Social Security Card

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ITHACA, N.Y. — Social Security benefits kick in at age 62, but your future self might thank you for waiting a few extra years to collect them. New research suggests that delaying Social Security claims could help older Americans receive a larger monthly payment in the future. As the country continues to deal with the fallout of the pandemic and record-setting inflation, researchers from Cornell University say one of the biggest challenges of retiring is making your money stretch for the rest of your days.

“It’s incredibly complicated—some people call it the hardest problem in finance, trying to figure out how to take whatever money you have when you hit retirement and make it last,” says Suzanne Shu, a John S. Dyson professor in marketing at the Cornell SC Johnson College of Business, in a university release.

Shu and her team are studying how older adults can make informed decisions regarding the best ways to claim Social Security. The team recruited 2,500 people between 40 and 61 to participate in a marketing experiment. They divided everyone into 14 groups, with one serving as the control. The other 13 followed five broad classes of intervention.

What should do you consider before claiming?

The first idea involved teaching people to think about the gains they could get by delaying their Social Security claims. The second taught them normative messages about saving their money based on what they considered to be “normal” behavior after retirement.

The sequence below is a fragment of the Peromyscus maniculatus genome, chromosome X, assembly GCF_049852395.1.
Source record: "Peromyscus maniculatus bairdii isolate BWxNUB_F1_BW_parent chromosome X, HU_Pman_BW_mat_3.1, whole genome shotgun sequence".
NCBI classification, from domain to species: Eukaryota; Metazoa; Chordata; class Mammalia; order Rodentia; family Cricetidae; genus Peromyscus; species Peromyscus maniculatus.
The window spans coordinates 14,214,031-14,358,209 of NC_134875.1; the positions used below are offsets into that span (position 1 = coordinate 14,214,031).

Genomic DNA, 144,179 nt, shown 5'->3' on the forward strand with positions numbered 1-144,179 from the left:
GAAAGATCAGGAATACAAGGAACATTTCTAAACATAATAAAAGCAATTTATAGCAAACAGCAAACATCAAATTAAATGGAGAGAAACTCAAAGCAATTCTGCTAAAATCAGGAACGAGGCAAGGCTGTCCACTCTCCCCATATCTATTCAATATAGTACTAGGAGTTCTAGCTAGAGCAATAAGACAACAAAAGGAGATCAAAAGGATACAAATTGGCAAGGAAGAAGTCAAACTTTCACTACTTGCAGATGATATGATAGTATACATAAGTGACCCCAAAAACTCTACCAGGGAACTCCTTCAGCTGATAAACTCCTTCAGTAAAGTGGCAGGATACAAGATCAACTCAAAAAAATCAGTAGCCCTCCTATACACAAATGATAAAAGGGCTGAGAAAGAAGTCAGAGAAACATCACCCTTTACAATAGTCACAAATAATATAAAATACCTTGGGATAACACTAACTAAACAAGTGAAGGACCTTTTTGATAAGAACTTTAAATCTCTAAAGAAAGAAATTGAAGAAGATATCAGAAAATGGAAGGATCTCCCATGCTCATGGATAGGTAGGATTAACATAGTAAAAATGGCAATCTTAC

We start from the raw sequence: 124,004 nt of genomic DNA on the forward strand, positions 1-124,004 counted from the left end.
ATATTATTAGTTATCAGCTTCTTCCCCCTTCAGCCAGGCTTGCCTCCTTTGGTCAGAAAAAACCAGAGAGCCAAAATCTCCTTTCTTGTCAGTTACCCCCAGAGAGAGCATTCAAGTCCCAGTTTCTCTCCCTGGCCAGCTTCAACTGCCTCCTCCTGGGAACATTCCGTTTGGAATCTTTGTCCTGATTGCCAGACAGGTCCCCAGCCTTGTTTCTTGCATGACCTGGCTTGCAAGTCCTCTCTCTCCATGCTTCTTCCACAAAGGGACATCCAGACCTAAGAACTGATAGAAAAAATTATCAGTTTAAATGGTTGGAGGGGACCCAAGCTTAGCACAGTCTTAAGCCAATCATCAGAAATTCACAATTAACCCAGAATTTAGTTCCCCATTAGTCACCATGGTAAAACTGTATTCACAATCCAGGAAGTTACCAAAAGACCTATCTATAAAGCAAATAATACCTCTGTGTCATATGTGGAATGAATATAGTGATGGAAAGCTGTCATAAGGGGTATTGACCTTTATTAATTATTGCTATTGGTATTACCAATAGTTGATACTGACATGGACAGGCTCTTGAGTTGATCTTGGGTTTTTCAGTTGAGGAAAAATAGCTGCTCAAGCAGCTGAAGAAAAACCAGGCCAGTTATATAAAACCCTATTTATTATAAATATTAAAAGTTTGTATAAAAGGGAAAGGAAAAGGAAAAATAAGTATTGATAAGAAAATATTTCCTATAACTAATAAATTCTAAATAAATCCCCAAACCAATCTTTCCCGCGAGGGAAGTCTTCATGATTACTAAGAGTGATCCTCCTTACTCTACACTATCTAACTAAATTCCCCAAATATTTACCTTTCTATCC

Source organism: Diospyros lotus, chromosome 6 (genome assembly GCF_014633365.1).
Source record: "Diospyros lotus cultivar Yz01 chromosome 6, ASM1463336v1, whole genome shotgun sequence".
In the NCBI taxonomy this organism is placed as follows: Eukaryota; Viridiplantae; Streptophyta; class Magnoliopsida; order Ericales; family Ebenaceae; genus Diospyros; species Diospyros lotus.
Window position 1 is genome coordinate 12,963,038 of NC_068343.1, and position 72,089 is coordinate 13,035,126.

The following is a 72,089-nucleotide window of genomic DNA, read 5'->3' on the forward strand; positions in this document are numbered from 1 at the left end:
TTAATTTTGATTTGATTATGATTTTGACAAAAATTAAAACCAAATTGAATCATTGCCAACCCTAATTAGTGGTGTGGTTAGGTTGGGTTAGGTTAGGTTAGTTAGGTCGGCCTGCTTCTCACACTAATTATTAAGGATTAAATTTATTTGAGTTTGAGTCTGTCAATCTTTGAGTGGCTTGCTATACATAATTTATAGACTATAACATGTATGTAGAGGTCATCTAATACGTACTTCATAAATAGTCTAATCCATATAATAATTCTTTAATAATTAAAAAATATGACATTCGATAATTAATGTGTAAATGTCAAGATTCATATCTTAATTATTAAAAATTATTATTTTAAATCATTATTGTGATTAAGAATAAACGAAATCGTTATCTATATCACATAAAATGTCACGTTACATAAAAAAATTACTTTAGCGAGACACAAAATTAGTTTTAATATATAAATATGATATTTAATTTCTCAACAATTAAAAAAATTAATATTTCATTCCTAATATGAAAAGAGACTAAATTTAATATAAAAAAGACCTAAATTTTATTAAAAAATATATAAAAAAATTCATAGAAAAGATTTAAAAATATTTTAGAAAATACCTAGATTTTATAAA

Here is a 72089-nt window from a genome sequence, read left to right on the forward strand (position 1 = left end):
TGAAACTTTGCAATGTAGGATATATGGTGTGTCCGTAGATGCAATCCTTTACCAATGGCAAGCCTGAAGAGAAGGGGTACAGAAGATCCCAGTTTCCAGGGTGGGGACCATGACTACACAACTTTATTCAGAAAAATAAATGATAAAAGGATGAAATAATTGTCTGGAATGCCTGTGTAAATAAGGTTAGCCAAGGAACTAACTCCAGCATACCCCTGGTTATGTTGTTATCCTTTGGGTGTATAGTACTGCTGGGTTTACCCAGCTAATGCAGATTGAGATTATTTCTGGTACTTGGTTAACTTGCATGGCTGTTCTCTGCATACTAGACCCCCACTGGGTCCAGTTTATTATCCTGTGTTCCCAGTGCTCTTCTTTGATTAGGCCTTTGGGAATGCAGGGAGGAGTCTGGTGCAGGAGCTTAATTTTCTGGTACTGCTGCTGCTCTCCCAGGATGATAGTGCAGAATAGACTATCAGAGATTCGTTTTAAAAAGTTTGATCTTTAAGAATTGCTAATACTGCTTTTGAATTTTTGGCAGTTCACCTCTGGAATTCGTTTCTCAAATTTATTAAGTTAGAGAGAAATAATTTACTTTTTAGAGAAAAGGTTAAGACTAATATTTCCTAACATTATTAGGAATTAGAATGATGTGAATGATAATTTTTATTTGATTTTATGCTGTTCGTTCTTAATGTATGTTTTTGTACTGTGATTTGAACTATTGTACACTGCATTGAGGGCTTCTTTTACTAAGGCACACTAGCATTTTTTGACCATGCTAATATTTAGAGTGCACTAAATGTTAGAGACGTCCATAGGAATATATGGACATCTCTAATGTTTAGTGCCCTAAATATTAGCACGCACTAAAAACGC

The third intervention taught participants how to anticipate the effects of a decision, taking into consideration any regrets from their future selves. The fourth intervention taught Americans how to contextualize information surrounding their needs in retirement. The final intervention was a self-reflection, including thinking about the downside risk of “living too long.”

“We were doing it almost as a horse race, saying, ‘OK, here’s a bunch of different ideas of what might work, let’s put them all side by side and see which ones actually move the needle the most,’” Shu explains.

There is no right decision regarding the best time to claim Social Security — everyone’s financial and personal situations are different. However, researchers note that payment framing or thinking about the benefits they could earn from waiting a few years to claim makes the biggest difference in finding each person’s best solution.

“Everyone feels like their own working career is unique, their own family situation is unique, and their own life expectations are unique,” Shu says. “You might decide that you’re going to claim at 62 because you feel like you could use it now, without regard for how the 66-year-old you is going to feel about it in a few years.”

The study is published in the Journal of Marketing Research.

About Jocelyn Solis-Moreira

Jocelyn is a New York-based science journalist whose work has appeared in Discover Magazine, Health, and Live Science, among other publications. She holds a Master's of Science in Psychology with a concentration in behavioral neuroscience and a Bachelor's of Science in integrative neuroscience from Binghamton University. Jocelyn has reported on several medical and science topics ranging from coronavirus news to the latest findings in women's health.

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